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Thursday, January 11, 2018


The unasked question about "Russiagate"

As I see it, there are four facets or different aspects to the whole Russiagate issue:

1) Is it true? Who hacked into or leaked emails from the DNC and John Podesta? Did the Russian government place ads on Facebook or just some random politically active Russians (or even the CIA)? I'm not going to address that here, just putting this out as issue #1.

2) Did it have any effect on the elections? Did something come out in the Clinton emails that really send voters fleeing to Jill Stein or Donald Trump? Did $40K of FB ads really change anyone's mind? Personally I've seen zero evidence of any of this, but in any case it's issue #2.

3) The "US has done much worse and even done it openly" argument, and that just goes for influencing elections with its media or buying elections with its money, and doesn't even include overthrowing governments with bombing and/or invasions (Afghanistan, Iraq, Libya, Panama, Grenada) or organizing or lending its backing to military coups (Iran, Honduras).

But the fourth aspect is one I haven't seen discussed anywhere else — why shouldn't Russia (or anyone else) have a say in American elections? (Not a vote, but a say). I'm not addressing here the legalities involved (what is or is not legal right now), just the morality or philosophy of the issue.

My point is best illustrated by using Cuba, not Russia, as an example. How many Americans are affected by American policy towards Cuba? Some certainly, but a small percentage of the entire population. People wanting to visit, farmers wanting to sell products to Cuba, patients with diseases which could be treated by medicines developed in Cuba, people who like good rum, and so on. Again, definitely some people, but probably just a few percent.

On the other hand, how many Cubans are affected by U.S. policy towards Cuba? Pretty much every single one. Whether it's directly affected (people renting rooms in their homes through AirBnBs, for example), or indirectly affected by the fact that Cuba loses billions of dollars each year because of the blockade, money that could be used for all kinds of improved services and development, there are few if any Cubans who aren't affected by U.S. policy.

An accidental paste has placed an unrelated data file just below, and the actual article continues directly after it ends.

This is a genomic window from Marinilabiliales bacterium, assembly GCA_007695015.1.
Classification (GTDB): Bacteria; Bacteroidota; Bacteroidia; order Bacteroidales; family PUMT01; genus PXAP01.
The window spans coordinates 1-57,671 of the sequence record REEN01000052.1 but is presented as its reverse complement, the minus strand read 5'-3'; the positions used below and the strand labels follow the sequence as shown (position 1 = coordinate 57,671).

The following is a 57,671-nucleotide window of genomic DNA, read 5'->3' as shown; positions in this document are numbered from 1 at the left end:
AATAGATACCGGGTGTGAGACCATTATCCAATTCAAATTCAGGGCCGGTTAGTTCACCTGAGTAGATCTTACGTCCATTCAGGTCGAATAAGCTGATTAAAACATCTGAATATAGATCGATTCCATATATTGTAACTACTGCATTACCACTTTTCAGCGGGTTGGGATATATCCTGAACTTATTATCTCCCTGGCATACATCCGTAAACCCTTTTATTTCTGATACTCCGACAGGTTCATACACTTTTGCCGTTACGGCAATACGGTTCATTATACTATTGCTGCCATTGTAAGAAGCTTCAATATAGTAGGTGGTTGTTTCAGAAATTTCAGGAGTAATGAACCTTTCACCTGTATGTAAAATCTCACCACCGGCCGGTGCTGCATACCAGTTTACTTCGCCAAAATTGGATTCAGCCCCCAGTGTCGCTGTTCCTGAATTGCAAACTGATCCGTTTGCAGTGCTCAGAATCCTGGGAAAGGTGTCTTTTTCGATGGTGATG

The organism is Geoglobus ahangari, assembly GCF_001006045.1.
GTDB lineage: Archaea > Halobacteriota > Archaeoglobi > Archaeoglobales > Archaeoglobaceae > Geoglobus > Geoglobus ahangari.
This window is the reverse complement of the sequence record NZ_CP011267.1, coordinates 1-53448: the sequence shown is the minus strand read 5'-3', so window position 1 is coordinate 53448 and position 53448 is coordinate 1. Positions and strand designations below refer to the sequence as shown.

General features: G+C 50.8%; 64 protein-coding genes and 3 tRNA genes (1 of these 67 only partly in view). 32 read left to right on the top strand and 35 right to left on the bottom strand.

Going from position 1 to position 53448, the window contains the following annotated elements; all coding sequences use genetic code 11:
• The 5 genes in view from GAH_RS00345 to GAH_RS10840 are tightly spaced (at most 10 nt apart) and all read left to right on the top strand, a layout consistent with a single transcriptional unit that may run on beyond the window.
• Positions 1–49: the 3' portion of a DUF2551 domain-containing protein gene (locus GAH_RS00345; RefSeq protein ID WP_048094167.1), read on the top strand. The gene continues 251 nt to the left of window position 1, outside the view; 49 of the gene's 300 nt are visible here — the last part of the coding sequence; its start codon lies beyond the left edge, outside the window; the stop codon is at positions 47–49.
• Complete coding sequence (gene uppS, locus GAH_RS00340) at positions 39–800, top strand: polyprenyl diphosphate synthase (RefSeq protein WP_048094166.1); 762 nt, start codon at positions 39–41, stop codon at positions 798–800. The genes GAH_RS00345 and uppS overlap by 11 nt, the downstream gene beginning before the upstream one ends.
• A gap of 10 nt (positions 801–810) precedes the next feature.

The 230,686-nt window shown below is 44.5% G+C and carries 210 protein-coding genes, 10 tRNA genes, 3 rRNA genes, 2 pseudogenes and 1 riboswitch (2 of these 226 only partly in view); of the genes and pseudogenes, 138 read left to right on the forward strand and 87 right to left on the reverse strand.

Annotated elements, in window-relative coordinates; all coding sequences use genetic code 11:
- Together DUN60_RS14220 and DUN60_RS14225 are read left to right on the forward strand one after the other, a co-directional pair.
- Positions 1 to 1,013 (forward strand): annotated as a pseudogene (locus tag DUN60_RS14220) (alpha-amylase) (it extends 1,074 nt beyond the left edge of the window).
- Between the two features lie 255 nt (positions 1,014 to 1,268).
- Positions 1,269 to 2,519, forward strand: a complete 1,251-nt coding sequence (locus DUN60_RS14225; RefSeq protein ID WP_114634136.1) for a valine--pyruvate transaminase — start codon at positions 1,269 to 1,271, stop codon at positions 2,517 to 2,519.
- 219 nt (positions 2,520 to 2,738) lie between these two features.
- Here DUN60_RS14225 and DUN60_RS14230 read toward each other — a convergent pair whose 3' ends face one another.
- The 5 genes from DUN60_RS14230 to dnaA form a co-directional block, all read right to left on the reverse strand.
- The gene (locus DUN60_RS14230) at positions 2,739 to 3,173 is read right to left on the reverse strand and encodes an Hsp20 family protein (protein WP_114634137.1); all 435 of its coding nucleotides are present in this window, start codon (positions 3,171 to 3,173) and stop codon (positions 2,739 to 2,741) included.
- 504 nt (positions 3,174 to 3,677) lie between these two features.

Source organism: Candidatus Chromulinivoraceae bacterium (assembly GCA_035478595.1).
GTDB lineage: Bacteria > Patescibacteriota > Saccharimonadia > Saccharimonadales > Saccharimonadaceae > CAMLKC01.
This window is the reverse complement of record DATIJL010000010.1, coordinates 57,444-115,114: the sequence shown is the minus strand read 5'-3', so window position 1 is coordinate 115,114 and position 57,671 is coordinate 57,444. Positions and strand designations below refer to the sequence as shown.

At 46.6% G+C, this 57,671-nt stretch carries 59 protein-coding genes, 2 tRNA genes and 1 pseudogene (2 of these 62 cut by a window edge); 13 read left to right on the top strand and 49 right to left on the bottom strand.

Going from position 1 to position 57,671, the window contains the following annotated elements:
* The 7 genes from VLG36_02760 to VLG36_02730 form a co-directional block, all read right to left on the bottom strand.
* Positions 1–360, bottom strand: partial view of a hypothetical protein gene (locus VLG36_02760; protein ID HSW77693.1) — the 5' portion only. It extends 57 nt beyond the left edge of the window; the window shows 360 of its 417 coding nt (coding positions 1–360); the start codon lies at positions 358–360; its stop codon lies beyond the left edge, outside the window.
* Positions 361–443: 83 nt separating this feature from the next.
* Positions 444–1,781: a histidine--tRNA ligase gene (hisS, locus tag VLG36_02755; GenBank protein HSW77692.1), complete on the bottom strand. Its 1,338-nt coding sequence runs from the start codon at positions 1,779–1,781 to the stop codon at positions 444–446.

So, given those facts, why shouldn't Cubans have a say (by placing ads on FB, just for example) if there's one candidate whose policies promise to improve their lives and another whose policies promise to make them worse.

When the argument is applied to Russia, of course it's not quite so dramatic. Russia is a much bigger country, further away, with a stronger economy, and so on. But even so, there is little doubt that U.S. policy towards Russia affects a far higher percentage of Russians than it does Americans (actually it affects hardly any Americans at all, except those profiting from the increased war budget that having Russia as our "enemy" promotes). So again, why shouldn't Russians, or the Russian government, be able to voice its opinion about that policy, including how different candidates might change that policy? It seems perfectly reasonable to me.

And why, returning to point #3 above, would I still say it's wrong for the opposite, that is, why it's wrong for the U.S. to try to influence elections in other countries? Because it's the U.S. which is the 800-lb gorilla in the world. El Salvador's foreign policy towards the U.S. matters, more or less, not a whit. U.S. policy towards El Salvador (for example, its position on Temporary Protected Status), on the other hand, matters immensely. And that's precisely why I would argue that other countries should have a say in U.S. politics, while the U.S. should butt out of theirs.

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